Well-Intentioned Greed an Unfocused Satire
Not to get on Gordon Gekko’s bad side or anything, but Greed isn’t good. Acclaimed director Michael Winterbottom’s frenetic, unfocused social satire is a toothless commentary that to me never felt like it was comfortable inside its own skin. A purposeful mixture of tones and styles, splicing comedic, dramatic and documentary-like observations with wildly frenetic abandon, other than am unsurprisingly superb performance from star Steve Coogan I can’t say I found a ton I liked about this one. As well-intentioned and pointedly prescient as the central scenario is, sad to say this is one film that left me cold.
The story is relatively straightforward. After a public inquiry into his financial dealings by British politicians goes horrifically wrong, self-made retail fashion billionaire Sir Richard McCreadie (Coogan) looks to rehabilitate his reputation by holding a massive, star-studded 60th birthday on the Greek island of Mykonos. There to chronicle things is his nebbish biographer Nick (David Mitchell), the author realizing there’s more to this man’s complicated story than initially meets the eye, and not a heck of a lot of it is what most would consider positive.
With the party as the central cog around which the remainder of the narrative revolves, Winterbottom weaves a nonlinear story of wealth inequality, banking irregularities, political double-dealing, immigration issues and the ugly underground world of worker mistreatment and abuse the fashion industry would rather the general public never see. We get glimpses of McCreadie as a wise-cracking young man (Jamie Blackley) who learns to game the financial system at a young age, his thuggish antics only growing more confidently aggressive as his personal bank account, along with that of his first wife and longtime business partner Samantha (Isla Fisher), continues to grow.
As for that party, it’s a gigantic event where the fashion giant attempts to reenact his favorite movie Gladiator by building a mini Greek Coliseum while also having his staff dress up in slave attire while he, his family and his guests wear the garments of the ruling elite. He gets a giant trained lion to be the center of attention, hires popular musical artists to perform and pays several celebrity impersonators to mingle amongst his guests, making it all look as if McCreadie is more popular and beloved than he actually is.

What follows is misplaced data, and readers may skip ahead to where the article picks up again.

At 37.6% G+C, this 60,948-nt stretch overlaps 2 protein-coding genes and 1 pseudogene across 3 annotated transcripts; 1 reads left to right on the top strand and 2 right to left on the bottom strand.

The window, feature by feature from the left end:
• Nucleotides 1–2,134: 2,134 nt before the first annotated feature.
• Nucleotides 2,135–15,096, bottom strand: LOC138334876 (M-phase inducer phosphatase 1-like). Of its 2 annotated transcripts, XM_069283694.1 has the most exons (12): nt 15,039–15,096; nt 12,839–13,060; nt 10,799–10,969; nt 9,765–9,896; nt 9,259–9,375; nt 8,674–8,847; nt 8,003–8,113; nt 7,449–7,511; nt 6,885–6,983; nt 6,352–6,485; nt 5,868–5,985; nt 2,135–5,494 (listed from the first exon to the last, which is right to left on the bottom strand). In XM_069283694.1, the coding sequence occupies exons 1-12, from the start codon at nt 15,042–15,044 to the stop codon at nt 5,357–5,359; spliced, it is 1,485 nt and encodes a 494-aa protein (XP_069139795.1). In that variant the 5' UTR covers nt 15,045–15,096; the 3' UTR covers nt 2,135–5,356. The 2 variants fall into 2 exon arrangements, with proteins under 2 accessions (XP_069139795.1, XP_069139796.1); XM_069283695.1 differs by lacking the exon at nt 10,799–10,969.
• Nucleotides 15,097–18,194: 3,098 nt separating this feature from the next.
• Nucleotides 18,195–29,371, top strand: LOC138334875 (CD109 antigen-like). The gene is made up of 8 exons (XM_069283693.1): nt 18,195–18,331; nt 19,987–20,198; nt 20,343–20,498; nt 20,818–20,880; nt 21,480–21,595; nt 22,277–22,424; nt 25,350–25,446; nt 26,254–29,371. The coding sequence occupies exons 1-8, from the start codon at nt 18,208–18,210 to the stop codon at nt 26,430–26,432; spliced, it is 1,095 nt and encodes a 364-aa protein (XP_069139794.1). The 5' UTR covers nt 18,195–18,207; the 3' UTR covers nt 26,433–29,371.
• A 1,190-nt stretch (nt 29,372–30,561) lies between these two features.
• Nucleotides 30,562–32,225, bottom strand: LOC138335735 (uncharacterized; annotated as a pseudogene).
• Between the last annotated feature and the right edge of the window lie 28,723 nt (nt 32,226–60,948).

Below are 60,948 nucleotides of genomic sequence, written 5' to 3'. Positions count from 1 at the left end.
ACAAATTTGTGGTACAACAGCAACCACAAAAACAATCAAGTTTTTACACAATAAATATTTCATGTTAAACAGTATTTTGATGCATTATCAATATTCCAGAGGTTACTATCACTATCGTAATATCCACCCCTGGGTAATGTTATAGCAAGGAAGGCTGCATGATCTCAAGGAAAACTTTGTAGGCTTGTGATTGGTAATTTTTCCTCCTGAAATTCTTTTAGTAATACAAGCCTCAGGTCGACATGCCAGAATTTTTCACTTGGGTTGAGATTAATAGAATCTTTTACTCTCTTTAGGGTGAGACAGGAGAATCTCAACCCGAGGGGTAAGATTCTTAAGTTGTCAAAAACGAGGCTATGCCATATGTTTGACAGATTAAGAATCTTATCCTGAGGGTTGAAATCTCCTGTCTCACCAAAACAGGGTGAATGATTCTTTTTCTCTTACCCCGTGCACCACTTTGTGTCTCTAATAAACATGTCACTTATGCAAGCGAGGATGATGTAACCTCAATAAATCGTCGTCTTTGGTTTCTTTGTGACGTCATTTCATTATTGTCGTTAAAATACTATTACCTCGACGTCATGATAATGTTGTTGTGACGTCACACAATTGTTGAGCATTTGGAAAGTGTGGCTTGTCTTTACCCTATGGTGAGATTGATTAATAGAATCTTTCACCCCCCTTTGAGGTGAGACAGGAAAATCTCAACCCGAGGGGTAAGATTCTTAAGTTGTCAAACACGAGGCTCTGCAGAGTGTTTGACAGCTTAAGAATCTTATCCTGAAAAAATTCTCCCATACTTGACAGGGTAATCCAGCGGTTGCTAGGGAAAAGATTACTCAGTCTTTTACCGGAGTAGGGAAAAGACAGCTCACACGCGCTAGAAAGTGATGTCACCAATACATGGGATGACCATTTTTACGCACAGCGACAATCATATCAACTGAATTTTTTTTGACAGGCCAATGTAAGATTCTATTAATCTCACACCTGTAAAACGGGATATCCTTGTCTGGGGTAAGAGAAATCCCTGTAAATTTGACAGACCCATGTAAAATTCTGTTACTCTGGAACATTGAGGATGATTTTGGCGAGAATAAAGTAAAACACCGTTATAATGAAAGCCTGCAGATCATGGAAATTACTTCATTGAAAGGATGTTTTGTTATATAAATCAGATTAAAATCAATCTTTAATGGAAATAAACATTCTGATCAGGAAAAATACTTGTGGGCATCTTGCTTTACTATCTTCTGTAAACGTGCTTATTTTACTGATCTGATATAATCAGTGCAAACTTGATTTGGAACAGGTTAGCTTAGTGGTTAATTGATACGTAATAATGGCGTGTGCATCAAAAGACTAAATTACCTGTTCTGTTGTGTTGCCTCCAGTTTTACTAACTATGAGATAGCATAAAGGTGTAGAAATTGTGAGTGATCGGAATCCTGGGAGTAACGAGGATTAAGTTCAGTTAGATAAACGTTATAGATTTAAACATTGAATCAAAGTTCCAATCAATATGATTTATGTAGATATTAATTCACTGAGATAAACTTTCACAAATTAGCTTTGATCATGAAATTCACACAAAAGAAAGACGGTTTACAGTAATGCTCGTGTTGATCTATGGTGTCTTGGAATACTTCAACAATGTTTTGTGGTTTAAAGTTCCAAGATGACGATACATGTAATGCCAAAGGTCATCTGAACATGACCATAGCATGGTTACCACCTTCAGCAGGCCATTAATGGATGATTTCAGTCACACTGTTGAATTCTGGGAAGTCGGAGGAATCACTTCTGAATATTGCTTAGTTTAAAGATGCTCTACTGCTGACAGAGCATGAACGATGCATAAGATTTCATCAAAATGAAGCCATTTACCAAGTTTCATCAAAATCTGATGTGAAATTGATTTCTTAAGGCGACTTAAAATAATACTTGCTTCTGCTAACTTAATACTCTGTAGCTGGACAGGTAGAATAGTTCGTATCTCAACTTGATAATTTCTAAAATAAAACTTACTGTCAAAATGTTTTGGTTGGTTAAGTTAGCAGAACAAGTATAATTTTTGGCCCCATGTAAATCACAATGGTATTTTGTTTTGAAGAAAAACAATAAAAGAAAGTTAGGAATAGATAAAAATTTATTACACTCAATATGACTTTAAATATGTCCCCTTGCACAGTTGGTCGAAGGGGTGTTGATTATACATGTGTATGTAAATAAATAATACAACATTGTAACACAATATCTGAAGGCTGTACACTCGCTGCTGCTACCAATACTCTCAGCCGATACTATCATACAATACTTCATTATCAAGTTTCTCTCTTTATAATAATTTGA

In some ways Greed is dead-serious. As Nick traverses back and forth between Britain and India, he learns numerous hard truths regarding the dangerous working conditions McCreadie’s garment makers are working under to supply him with the low-cost, faux designer clothes his shops are known for. He also hears stories of egregious manipulations of British tax laws, discovering how offshore safe havens make it easy for the wealthy to hide their assets from the prying eyes of the government.
At other times the movie is a comedic lark, a broadly satirical cartoon that puts an avalanche of potential laughs into a variety of uncomfortably disorienting places. It’s as if Winterbottom is trying to make a Ken Loach-style social commentary crossed with one of his The Trip films (which also just so happen to star Coogan) mixed with one of his more serious fact-based melodramas like A Mighty Heart or Welcome to Sarajevo. But for whatever reason these stylistic choices never coalesce into something insightfully memorable. Worse, even if I agree with much of what the filmmaker is trying to say and feel the inequalities he spotlights need more attention, that didn’t mean I liked being didactically beaten over the head by them as if Winterbottom were wielding a metaphorical sledgehammer.
Not that there aren’t some terrific moments and performances. Even under layers of moderately laughable old age makeup, Shirley Henderson is a riot as McCreadie’s mother, while Fisher has a handful of sensational scenes that reminded me just how good an actress she can be when given the opportunity. Most impressive of all is Dinita Gohil. She plays Amanda, one of the billionaire’s most trusted assistants. But her backstory is tragically complex, and when the truth comes out the chaos this is produced admittedly took me by surprise. Gohil makes all of this come to life splendidly, a scene between her and Mitchell where she reveals her mother’s connection to McCreadie simply breathtaking.
Best of all is Coogan. The veteran actor is in his element as the fast-talking, sincerely double-dealing McCreadie. He balances the serious and comedic elements of the story with more deftly nuanced panache than the actual overall movie itself does. This is a suitably larger-than-life performance that’s more heartfelt and emotionally demonstrative than I anticipated it was going to be, Coogan dominating things to such a degree it’s impossible to imagine what this satire would have looked like without him.
If only all of that were enough. There are just too many elements at play here (I haven’t even mentioned subplots involving Syrian refugees or McCreadie’s daughter “acting” in a reality television show chronicling her romantic life), Winterbottom frustratingly unable to juggle them all as skillfully as he typically does. The drama, comedy, satire and commentary don’t merge into anything meaningful, Greed a stiflingly discombobulated letdown that can’t pay its entertainment bills without going into the red.
– Review reprinted courtesy of the SGN in Seattle
Film Rating: 2 (out of 4)